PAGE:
A groundbreaking recent discovery will enable scientists to accurately date objects from much earlier in Earth’s history than ever before. California State University, Dominguez Hills (CSUDH) Professor of Earth Sciences Ashish Sinha is among the team of international researchers who found what can be best described as the “Holy Grail” of radiocarbon dating: The team’s research was published in the December 2018 issue of Science magazine.
The new study revealed how a pair of rare stalagmites inside the Hulu Cave, located near Nanjing, China, have unusually low levels of dead carbon, allowing an accurate carbon-14 (C-14) calibration—all the way to the limit of radiocarbon dating, about 55,000 years, representing a significant improvement beyond the limits of tree rings, which only go back the last 13,000 years.
Sinha’s research, led by Hai Cheng of Xi’an Jiaotong University in Shanghai, China, over a three-year period, refined the calibration of C-14 using a highly reliable chemical element called Thorium-230. The team found an unbroken record from 54,000 years ago by analyzing hundreds of layers within the stalagmites to establish a precise chronological baseline.
“Dead carbon, that is 14C free carbon, was always an issue with previous attempts to calibrate the radiocarbon clock further back in time. All C-14 in limestone rock that has formed over millions of years is usually gone,” said Sinha, whose contribution to the project focused on the analysis of samples and developing the statistical interpretation of data in the report. “Dead carbon obscures radiocarbon dating and varies from sample to sample, but the dead carbon fraction in the stalagmites we worked with was surprisingly stable. We got very lucky. We found the Holy Grail in that cave.”
Radiocarbon dating has been based on C-14 since the 1950s, when archeologists began using it to determine the age of organic compounds. The carbon is continually created in nature and is calibrated based on its level in the atmosphere and how it varies from year to year.
“For me, this work is exciting because I am now able to refine my paleoclimate reconstruction and start thinking more dynamically,” Sinha explained. “In paleoclimate research, often it is not possible to know what happened first or what happened later because of the uncertainty in the dating process, but now that we have reduced the uncertainty of carbon dating we are much better able to address big questions in climate science.”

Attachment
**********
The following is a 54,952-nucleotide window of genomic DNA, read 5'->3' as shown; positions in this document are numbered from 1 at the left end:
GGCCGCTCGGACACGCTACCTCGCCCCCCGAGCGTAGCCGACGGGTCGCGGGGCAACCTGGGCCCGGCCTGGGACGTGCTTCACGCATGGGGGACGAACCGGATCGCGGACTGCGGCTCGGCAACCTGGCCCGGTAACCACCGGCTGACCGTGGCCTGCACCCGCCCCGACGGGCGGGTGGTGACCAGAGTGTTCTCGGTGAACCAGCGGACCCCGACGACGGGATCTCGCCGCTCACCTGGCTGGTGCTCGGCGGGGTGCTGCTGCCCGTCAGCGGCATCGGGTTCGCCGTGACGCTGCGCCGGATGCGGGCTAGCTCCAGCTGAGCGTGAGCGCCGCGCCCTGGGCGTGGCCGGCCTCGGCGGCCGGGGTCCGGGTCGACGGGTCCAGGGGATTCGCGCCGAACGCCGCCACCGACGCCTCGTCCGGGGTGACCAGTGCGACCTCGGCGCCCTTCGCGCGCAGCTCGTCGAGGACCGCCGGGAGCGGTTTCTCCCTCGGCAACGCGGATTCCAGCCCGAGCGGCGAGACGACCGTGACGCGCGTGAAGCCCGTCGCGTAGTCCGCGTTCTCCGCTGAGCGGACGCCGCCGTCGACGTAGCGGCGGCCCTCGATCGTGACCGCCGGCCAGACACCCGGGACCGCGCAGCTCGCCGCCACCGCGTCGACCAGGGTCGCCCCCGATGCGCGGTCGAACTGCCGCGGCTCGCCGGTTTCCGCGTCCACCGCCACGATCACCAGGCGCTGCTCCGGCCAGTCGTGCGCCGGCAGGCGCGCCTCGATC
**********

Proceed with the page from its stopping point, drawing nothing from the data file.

In July 2018, a facet of Sinah’s past research led to the acceptance of a new geological age, known as the “Meghalayan Age,” which scientists have classified as the last 4,200 years in the plant’s history. Sinha’s research and an image of one of his speleothem samples from the Mawmluh Cave in the northeastern state of Meghalaya in India is used internationally in press reports.
Sinha’s academic expertise and research concentrates on the reconstruction of climate change over time. However, the researchers’ radiocarbon dating breakthrough may now be used by scientists not only studying climate change, but also archaeology, plate tectonics, earthquake activity, ecology, biology, oceanography and other sciences.
Sinha’s findings on this and other projects have been included in high-profile scientific papers that have garnered press coverage around the world.
In 2016, Sinha and his fellow researchers published a paper in the journal Nature on stalagmites using radio metric dating in the Sanbao Cave in central China. Their work mapped over 640,000 years of history of the Asian Monsoon—the longest and most accurate record to date—and changed the understanding of how ice ages terminate.
“I am very proud of what we’ve done and to be involved with my colleagues. We are really on the frontier of this work and always pushing that boundary,” said Sinha.